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static_cast, dymanic_cast, ... ??

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Hi, I''ve seen these casting methods several times in some code I looked through. Can anyone explain to me what the actual difference is between all these casting types? And also, are there even more types then the two I mentioned here? Thanks

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Have a look in MSDN, they detail what happens quite well.

Basically, a static_case is like a normal C cast, i.e. these two are equivalent:

CMyClass *pClass = static_cast<CMyClass *>( pMyOtherClass );
CMyClass *pClass2 = (CMyClass *)pMyOtherClass;

dynamic_cast performs run-time type checks to make sure the types involved can be cast properly. This can only be done if RTTI (Run-Time Type Information) is compiled into your program (it''s not by default in MSVC++).

Another other type of cast is const_case. This is used to remove the const, volatile or __unaligned attributes of a variable.

Finally, the last casting operator is reinterpret_cast. This is the most unsafe conversion operator, since you can convert anything to anything else. The example they give in MSDN is a hashing function, which takes a memory address (via a void pointer), reinterpret_cast''s it to an int and generates a hash.

That''s a brief overview, check MSDN for more details.

codeka.com - Just click it.

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There is also const_cast and reinterpret_cast.

static_cast: converts between related types
dynamic_cast: converts from base class to derived class for polymorphic types
const_cast: casts away const
reinterpret_cast: generally phucks sh*t up. can convert to anything

DO NOT USE C STYLE CASTS....EVER. IMHO, C style casts shouldn''t have been even included in C++. All of the above casts DO NOT cast away the const of a variable *except* for const_cast.

I think the above can be better explained with examples.

float f = 69.0f;
int i = static_cast<int> (f);

const float f1 = 666.0f;
int i1 = static_cast<int> (f1); // errror, i1 is not const

i1 = const_cast<int> f1;

class Poop;
Poop turd;
char * p = reinterpret_cast<char *> (turd);

dynamic_cast is far and away the hardest to understand.

class A {};
class B : virtual public A {};
class C : public B {};
class D : public B {};
class E : public C, public D {};

A * p = new E;
E * e;
e = static_cast<E *> (p); // error, no can do

e = dynamic_cast<E *> (p); // that''s better


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Thank you both for the answers. I understand now.

Just another remark: why is it that I must never use C style casts and use static_cast instead? Since they both accomplish the same task, what could be the problem when doing it the old way?

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static_cast != C style cast. Not at all. Like Screaming Lunatic said, static_cast can only change to related type :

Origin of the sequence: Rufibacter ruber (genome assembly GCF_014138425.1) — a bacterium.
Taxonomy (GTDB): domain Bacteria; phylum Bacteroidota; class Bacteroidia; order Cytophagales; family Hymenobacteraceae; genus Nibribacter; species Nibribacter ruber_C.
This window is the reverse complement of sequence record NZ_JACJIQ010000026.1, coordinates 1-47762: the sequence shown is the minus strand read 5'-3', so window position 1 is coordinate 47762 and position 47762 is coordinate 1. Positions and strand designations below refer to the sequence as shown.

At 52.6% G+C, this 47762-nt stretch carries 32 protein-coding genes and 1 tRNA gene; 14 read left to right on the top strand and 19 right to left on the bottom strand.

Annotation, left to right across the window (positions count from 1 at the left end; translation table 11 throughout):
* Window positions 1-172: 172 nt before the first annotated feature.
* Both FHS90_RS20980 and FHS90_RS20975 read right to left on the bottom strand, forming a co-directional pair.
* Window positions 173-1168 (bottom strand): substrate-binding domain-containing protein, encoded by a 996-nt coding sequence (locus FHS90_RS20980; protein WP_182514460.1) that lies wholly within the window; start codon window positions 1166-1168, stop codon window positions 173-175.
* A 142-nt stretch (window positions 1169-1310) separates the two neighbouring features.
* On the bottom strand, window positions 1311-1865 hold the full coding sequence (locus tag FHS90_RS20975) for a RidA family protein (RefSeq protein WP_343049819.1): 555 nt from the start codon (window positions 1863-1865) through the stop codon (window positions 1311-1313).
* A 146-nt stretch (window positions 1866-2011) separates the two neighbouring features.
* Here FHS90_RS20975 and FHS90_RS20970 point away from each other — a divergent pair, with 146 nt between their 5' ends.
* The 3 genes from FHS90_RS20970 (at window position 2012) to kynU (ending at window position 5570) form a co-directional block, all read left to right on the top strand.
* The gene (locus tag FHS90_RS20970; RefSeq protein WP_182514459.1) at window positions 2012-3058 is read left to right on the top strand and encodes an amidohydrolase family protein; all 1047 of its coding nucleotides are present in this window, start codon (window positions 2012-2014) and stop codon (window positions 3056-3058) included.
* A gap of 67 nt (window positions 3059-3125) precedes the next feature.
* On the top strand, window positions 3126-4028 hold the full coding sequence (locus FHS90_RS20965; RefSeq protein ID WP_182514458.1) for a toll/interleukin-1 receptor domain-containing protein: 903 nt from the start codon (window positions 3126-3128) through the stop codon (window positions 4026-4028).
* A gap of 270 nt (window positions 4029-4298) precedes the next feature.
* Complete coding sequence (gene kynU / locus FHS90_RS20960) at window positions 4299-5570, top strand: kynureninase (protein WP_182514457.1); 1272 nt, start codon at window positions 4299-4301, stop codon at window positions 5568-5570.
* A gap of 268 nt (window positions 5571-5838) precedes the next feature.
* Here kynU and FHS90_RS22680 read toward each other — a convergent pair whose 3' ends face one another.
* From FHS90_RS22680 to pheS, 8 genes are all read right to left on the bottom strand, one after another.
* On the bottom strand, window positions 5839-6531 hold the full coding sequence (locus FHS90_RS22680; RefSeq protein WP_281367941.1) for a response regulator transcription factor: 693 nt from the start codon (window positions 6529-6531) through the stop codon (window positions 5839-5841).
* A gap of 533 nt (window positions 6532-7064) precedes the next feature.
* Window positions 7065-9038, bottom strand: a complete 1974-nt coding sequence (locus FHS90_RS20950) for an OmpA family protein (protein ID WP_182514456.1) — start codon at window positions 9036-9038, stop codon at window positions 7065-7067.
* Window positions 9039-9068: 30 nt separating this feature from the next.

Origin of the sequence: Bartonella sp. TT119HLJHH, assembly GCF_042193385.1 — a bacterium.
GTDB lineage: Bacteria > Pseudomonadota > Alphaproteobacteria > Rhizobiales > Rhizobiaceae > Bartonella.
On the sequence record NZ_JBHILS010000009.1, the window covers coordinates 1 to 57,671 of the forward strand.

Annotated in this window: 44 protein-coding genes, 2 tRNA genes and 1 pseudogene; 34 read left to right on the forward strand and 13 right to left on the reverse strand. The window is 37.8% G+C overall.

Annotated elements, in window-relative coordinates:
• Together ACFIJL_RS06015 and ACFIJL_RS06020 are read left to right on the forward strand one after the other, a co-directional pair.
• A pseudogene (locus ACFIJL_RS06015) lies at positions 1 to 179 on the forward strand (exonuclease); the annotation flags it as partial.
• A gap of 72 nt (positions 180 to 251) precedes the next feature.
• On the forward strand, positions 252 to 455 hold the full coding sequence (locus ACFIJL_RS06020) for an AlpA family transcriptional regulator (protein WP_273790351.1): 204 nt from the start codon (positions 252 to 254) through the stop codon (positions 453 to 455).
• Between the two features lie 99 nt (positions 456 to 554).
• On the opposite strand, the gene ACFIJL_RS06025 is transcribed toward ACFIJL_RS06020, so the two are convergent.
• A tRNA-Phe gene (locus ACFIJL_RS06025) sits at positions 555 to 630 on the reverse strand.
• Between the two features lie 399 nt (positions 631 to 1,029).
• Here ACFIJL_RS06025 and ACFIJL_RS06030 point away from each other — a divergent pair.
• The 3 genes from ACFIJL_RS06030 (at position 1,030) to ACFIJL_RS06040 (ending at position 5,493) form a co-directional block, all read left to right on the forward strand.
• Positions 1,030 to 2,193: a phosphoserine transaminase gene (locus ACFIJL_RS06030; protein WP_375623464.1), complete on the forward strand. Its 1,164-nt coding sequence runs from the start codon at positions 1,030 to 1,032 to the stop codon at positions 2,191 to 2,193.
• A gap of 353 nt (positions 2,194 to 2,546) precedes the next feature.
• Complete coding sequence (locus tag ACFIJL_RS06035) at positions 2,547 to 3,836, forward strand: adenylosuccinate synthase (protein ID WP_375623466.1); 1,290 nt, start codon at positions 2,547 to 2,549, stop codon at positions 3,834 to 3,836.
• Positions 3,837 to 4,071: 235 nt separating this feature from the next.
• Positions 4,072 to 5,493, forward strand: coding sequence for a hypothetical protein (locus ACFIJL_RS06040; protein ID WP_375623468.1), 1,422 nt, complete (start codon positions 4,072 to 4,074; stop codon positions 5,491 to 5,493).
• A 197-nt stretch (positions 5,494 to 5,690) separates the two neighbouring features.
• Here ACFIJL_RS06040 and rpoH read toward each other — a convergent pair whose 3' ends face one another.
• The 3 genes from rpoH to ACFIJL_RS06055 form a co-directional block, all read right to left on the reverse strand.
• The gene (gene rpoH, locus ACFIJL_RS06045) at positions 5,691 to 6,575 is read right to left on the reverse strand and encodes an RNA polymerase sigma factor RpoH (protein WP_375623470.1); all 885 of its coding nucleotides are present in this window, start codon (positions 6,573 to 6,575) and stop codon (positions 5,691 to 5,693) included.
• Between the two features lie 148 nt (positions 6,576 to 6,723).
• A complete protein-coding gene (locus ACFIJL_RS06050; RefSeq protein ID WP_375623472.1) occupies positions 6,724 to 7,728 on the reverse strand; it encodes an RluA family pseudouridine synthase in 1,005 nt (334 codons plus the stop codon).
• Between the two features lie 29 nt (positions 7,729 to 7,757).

float j = 3;

int i = static_cast(j); //ok
int i = (int)j; //ok

funkyClass f;

int i = static_cast(funkyClass); //No, not going to do it (unless funkyClass has a conversion operator to int)
int i = (int)f; //ok!

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static_cast is used for "upcasting". In C++ if you have a class Foo that derives from class Bar then you can do:

pFoo = pBar;

But you can't go the other way (all Bar's are Foo's but the reverse isn't necessarily true.

On the other hand if you've got a pFoo and you somehow know that it really points to a Bar then you can use pBar = static_cast<Bar *>(pFoo).

The reason you use static_cast instead of of a C-style cast is because if for some reason Bar *doesn't* derive from Foo you'll get a compile error.


[edit: used proper html for < and >]

Edited by - Magmai Kai Holmlor on November 8, 2001 6:18:19 PM

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*sigh* as usual the GameDev''s lame message input killed everything between angle brackets so the syntax above isn''t right. You get the idea though.

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Original post by Anon Mike
static_cast is used for "upcasting".

Not completly correct. You can also do downcasting with static_cast.

Again : static_cast works on related objects.

So if you have class hierachy where B derives from A, you can do :


B b;

A* aPtr = &b;

B* bPtr = static_cast<B*>(a); //valid, A and B are related types

Of course this can lead to problems :


A a;

B* bPtr = static_cast<B*>(&a); //Will be accepted by the compiler, but future uses of bPtr are undefined.

Or say we a class C that also derives from A


C c;

A* aPtr = &c;

B* bPtr = static_cast<B*>(a); //ok a and b are related but uses of bPtr are undefined

B* bPtr2 = static_cast<B*>(&c); //compiler will complaint. B and C are not related.

So Rule :

You can do downcasting with static_cast if you are absolutely sure that the object you cast will ALWAYS be of the object type you are casting to.

If you are NOT ALWAYS sure, use dynamic_cast and check for NULL.

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